EV Engineering News

Mitsubishi Outlander PHEV delivers the goods

As a tree-hugging greenie, I tend to be prejudiced against SUVs, but after a week with the Mitsubishi Outlander PHEV, I couldn’t really find anything not to like. This medium-size crossover drives great, it’s comfortable, and it has all the high-tech goodies we’ve come to expect. The electric range of 22 miles is enough to take trips around town without using any gas.

An SUV should excel at cargo carrying, and the Outlander delivers the goods. The cargo floor is low, there’s no liftover to speak of, and the rear seats fold perfectly flat, thanks to a clever spring-loaded device: pulling on a strap sproings the seat bottoms out of the way and allows the seat backs to fold down flat.

That said, on a square footage basis this SUV has less space than my Prius (I know, you’re all tired of hearing about Saint Prius). The two vehicles’ cargo decks are the same width, but that of the Prius is actually about four inches longer (because of the way the seats fold down). In terms of height, the Outlander beats the Prius by about five inches, and its rear compartment is more box-like (that is, the rear wall is close to vertical, whereas that of the Prius slopes down towards the back). So you could certainly fit more cargo in the Outlander, but it might require stacking objects on top of one another or standing them on end. Of course, the SUV does have slightly larger seats and more passenger headroom.

Every plug-in hybrid is slightly different in terms of how you can control the interaction between the gas engine and the electric motor. The Outlander seems a little shy about its electric capabilities. Unlike most other PHEVs, the gas engine often kicks in when in so-called EV Mode, and the electric range gets drawn down even when in Normal (hybrid) mode. According to the manual, in EV Mode, the electric motor is used “whenever possible” (we thought that was how an ordinary hybrid worked). There’s also a Charge Mode, in which the engine will charge the battery and increase the electric range, and a Hold Mode, in which the electric range will not be drawn down. One bizarre and annoying feature: cruise control can’t be used in EV Mode. As soon as you set a cruise speed, EV Mode is cancelled and the gas engine fires up.

The Outlander is the only PHEV we’re aware of that features DC fast charging – there’s a CHAdeMO port next to the standard Level 2 port. It’s hard to see the point of this – the main purpose of DC fast charging is to enable a pure EV to make long road trips, and that isn’t an issue with a PHEV. This feature, which surely adds a grand or so to the price of the vehicle, may be desirable for some buyers, but it would have been wiser to make it an option. Ditto the AWD, which is standard on both trim levels.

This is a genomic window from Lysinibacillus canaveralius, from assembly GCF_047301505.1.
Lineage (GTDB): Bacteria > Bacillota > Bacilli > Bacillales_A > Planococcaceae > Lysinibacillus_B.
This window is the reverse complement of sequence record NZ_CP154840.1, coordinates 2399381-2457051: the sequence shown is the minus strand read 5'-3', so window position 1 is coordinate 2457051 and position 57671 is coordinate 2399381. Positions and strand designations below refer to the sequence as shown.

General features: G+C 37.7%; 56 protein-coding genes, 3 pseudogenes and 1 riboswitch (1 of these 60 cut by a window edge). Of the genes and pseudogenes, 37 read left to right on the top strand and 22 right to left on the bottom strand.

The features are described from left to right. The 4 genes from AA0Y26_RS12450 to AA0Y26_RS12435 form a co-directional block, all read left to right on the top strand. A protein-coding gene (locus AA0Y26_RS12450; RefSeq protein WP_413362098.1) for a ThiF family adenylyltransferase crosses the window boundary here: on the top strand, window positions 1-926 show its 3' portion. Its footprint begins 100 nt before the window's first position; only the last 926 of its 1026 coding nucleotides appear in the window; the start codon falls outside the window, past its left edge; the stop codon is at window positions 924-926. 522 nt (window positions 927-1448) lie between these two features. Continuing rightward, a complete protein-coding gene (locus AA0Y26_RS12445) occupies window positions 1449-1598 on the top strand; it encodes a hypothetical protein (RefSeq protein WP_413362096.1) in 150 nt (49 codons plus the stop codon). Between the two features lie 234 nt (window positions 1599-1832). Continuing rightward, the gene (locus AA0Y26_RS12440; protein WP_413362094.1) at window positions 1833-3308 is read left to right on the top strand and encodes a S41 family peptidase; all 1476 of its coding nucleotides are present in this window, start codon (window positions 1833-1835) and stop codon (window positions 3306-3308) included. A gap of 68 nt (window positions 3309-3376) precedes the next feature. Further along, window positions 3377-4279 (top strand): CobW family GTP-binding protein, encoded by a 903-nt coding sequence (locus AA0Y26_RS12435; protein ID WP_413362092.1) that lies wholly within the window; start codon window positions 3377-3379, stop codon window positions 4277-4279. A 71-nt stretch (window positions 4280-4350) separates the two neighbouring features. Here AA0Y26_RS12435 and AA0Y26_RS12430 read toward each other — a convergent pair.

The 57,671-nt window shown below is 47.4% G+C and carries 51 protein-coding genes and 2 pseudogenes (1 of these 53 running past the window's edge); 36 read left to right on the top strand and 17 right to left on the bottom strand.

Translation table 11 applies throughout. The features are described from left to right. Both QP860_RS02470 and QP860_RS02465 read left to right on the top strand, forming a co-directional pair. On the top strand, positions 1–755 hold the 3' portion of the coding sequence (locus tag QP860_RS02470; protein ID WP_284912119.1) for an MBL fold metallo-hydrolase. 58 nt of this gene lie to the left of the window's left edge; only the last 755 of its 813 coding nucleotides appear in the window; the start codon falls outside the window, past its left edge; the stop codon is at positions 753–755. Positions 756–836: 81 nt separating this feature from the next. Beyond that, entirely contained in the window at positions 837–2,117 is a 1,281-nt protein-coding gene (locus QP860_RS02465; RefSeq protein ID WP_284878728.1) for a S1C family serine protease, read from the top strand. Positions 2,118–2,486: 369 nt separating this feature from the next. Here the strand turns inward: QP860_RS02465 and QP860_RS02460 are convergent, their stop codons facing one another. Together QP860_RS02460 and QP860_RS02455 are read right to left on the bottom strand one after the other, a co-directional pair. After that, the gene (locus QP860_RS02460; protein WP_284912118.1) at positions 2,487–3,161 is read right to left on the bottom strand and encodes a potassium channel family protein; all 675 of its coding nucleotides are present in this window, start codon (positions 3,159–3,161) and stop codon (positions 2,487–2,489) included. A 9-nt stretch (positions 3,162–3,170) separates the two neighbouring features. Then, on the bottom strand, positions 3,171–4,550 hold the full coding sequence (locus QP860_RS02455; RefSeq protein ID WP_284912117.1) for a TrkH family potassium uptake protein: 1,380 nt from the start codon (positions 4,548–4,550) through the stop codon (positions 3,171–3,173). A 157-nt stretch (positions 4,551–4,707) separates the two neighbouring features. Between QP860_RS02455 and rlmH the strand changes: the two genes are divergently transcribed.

The base SEL model is quite well-equipped, with 1,500 pounds of towing capacity, digital HD radio, USB and power outlets, loads of handy hooks and compartments and a whizzy power liftgate. The GT model adds safety features such as Forward Collision Mitigation, Lane Departure Warning, and the Multi-View Camera System, as well as two standard AC outlets with a combined 1,500-watt power supply (handy for outdoor adventures).

If you want a plug-in SUV, I think you’ll be delighted with the Outlander, apart from the quibbles noted above. In the US, your only other options at the moment are compliance cars of dubious permanence from Volvo, BMW and Porsche, all of which have shorter electric ranges and higher price tags (of course, there’s also the category-killing Tesla Model X, which starts at around double the price of the Outlander).

In fact, given our nation’s adoration of SUVs, my question is, why isn’t this vehicle more popular than it is? It went on sale in the US last December, and so far sales have been modest – around 2,300 units through July. In the UK, the Outlander PHEV is the second-most popular plug-in vehicle – it sold 1,800 units there in the first quarter alone (it’s also #3 in Japan).

One reason for the middling sales figures could be the (apparent) price tag. The plug-in Mitsu will cost you $34,595 for the SEL trim, or $40,295 for the GT. A boring old gas-powered Outlander starts at $23,945 (or $25,445 with AWD). However, the Outlander PHEV is eligible for a $5,836 federal tax credit, and California residents can claim an additional $1,500 rebate (some other states also have deals available). That brings the SEL plug-in within two grand of the AWD gas model, and even a medium-mileage driver will recoup that in fuel savings within a couple of years. Plus, you’ll enjoy the superior electric driving experience, HOV lane access, and the ability to power AC accessories without running the engine.

Memo to Mitsubishi: Want to see these vehicles start flying off the lots? Make DC fast charging and AWD optional, and for Pete’s sake, mention the federal and state purchase incentives on your web site!

  • Battery: 12 kWh
  • Engine: 2.0 liters, 117 hp
  • Motors: Twin 60 kW AC synchronous
  • Fuel economy: 74 MPGe; 25 MPG combined
  • Electric range: 22 miles
  • MSRP: SEL trim: $34,595; GT trim: $40,295 (plus $995 “destination and handling fee”). Eligible for $5,836 federal tax credit.


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